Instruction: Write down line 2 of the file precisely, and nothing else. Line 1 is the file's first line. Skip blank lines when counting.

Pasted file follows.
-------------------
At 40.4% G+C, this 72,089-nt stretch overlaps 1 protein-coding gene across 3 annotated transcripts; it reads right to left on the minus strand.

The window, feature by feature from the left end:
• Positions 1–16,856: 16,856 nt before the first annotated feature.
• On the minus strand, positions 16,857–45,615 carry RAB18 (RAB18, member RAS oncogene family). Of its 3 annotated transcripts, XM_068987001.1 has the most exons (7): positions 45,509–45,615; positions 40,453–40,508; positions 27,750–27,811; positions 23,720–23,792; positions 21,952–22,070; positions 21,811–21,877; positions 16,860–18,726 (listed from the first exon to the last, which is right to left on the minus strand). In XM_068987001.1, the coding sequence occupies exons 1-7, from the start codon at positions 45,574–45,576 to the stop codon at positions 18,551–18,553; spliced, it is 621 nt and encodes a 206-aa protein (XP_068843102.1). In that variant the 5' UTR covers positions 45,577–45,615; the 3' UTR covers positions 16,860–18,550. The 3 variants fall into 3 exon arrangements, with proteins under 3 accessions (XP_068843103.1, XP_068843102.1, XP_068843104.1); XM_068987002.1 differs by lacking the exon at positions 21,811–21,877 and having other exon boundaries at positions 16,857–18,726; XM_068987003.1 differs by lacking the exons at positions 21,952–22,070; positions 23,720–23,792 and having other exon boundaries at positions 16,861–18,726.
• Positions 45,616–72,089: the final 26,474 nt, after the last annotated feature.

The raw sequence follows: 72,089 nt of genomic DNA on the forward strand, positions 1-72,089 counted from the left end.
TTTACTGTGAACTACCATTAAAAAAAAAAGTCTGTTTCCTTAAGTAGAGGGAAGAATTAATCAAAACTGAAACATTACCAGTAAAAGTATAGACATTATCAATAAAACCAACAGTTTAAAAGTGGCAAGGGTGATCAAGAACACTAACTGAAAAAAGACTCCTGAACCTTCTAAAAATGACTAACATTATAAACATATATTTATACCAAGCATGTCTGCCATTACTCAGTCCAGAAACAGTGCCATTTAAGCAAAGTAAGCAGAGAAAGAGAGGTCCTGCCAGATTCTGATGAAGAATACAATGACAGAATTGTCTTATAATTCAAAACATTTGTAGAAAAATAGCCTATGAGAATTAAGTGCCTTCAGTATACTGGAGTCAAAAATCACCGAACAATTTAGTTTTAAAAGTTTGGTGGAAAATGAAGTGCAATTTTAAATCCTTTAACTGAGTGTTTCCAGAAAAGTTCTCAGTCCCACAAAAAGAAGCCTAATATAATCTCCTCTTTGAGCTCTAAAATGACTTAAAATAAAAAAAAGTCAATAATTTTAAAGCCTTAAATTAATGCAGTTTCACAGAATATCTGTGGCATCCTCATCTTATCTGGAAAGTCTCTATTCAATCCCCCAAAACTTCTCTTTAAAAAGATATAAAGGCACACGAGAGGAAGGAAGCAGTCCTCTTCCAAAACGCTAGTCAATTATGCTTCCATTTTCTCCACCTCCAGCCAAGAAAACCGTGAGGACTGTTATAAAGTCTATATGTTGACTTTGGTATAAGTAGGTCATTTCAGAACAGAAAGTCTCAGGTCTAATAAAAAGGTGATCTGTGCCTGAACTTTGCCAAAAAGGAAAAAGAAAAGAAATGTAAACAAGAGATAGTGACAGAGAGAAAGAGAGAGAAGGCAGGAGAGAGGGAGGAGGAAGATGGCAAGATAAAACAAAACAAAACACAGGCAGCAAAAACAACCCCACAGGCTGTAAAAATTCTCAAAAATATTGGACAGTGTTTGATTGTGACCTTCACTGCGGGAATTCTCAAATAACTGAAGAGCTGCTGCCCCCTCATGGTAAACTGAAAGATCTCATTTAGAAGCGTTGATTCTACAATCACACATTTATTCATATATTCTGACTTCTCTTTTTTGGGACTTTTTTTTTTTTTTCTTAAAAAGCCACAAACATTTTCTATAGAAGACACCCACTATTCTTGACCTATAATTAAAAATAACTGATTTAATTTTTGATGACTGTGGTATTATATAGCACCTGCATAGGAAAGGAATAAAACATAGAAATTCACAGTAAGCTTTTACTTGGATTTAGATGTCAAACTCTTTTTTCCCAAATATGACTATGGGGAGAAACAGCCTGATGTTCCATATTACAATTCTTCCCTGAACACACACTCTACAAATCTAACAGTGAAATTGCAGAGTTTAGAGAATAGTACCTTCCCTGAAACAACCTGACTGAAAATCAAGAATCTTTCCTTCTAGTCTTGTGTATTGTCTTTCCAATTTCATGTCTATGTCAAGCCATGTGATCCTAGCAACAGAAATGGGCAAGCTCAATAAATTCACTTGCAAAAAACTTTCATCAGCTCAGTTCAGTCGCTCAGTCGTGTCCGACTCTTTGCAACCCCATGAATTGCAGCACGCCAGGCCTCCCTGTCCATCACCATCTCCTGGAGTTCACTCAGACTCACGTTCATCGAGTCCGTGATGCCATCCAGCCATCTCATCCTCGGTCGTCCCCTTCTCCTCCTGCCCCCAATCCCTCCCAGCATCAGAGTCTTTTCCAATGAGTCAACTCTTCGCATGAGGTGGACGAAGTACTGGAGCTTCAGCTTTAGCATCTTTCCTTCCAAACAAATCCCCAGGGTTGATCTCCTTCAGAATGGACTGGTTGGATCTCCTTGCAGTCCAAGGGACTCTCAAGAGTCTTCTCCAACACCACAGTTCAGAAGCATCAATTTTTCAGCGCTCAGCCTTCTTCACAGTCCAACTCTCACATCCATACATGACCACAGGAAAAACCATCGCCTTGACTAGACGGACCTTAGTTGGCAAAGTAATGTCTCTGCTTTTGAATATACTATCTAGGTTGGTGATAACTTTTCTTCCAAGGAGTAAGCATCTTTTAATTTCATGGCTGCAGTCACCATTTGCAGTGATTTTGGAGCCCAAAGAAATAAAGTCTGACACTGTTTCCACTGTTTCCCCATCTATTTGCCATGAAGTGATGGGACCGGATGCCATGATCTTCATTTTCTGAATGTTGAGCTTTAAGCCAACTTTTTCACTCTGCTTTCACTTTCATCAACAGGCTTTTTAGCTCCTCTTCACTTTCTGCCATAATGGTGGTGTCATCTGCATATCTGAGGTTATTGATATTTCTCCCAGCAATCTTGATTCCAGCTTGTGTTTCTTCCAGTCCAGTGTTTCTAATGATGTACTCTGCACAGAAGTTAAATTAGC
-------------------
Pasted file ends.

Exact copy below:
The window, feature by feature from the left end: